Diver also believes that this special attachment to the commons inspired another much-welcome tradition among Dakota's students-taking care of school property.

"Because our commons doubles as the cafeteria, I was initially concerned that we would often have a big clean-up job after lunches," says Diver. "But almost from the day we opened, the students have made the extra effort to pick up after themselves and keep the area clean. "

Multiple uses and spaces The practical value of a commons may be enhanced by integrating the ability to subdivide the space into smaller, fully functional areas. Extendable drop walls and curtain partitions provide an attractive, acoustically sound alternative to the familiar steel "cage" barriers. In addition to tailoring a large area's size to its anticipated use, movable walls create temporary storage or preparation areas for large events, "green rooms" for performers, or m eeting areas for conferences and exhibitions. The drop walls also can provide an extra measure of security by limiting access to classrooms, offices and other areas during non-school hours.

Optimum location The location of the commons is an important planning decision. A commons space that has been strategically positioned adjacent to large, public venues such as an auditorium, cafeteria, spectator gymnasium, or natatorium can serve a vital role in accommodating circulation-acting essentially as large corridor or surge space for arriving or dispersing crowds. The commons can support a variety of activities related to the main events, such as ticket and program sales, concessions, and exhibits and displays. The space also will allow students and visitors to wait indoors for transportation during inclement weather.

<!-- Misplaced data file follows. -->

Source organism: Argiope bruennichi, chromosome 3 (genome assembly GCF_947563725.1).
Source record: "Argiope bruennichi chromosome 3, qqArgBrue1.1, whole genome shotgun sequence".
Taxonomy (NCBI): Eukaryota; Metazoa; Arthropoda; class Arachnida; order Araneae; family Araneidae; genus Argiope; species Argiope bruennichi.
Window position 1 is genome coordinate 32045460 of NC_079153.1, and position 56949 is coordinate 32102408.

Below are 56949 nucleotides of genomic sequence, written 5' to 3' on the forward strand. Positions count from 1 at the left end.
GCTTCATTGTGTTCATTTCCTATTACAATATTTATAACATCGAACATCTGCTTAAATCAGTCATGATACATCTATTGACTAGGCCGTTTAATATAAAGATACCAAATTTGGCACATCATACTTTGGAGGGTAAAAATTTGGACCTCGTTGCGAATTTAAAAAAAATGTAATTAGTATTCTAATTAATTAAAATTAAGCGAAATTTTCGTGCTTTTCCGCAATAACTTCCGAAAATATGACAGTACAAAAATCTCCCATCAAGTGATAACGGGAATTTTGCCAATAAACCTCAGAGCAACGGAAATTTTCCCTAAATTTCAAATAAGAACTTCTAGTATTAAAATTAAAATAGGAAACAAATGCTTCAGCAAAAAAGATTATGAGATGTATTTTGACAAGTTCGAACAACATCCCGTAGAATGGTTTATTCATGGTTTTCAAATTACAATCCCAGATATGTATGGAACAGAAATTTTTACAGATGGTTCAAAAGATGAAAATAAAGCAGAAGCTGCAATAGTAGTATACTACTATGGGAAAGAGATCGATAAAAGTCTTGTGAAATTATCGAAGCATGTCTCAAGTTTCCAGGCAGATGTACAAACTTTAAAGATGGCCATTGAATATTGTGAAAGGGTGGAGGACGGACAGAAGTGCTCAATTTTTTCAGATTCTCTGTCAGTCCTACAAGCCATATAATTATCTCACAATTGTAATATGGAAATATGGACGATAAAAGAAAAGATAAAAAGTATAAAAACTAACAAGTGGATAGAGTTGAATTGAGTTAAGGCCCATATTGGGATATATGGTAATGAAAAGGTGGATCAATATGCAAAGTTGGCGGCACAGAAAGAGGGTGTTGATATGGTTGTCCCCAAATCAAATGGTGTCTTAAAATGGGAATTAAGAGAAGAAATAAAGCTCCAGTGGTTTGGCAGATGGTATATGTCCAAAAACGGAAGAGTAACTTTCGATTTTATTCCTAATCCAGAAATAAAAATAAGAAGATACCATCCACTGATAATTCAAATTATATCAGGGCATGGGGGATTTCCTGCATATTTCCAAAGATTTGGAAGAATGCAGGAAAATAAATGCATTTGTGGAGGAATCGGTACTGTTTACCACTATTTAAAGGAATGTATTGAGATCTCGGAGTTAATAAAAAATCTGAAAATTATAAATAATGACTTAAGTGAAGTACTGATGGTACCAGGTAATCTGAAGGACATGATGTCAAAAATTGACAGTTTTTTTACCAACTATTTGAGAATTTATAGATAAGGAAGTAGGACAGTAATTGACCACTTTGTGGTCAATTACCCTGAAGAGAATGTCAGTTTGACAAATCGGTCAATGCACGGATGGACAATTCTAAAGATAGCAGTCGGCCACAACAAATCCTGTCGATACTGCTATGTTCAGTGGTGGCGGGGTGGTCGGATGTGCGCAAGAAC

A commons also can play an integral role in the success of a major renovation/expansion project, such as at Hamilton Southeastern High School, Fishers, Ind. Here, a commons became a structural interface between the existing and new facilities-helping to transition different building heights and structural systems. This space also is a dynamic street where students can interact on their way to and from classes.

For maximum flexibility, the commons should be located within the overall plan so that it can be used on its own. If additional "zones" of the building must be opened in order to access and use the commons, supervision will be compromised, and building security and energy efficiency will be diminished.

Light and heat In larger schools, it is not always possible to bring in natural daylight by incorporating windows in every instructional area. Consistently, however, teachers and students refer to the inclusion of windows and light as one of the most important aspects of school design.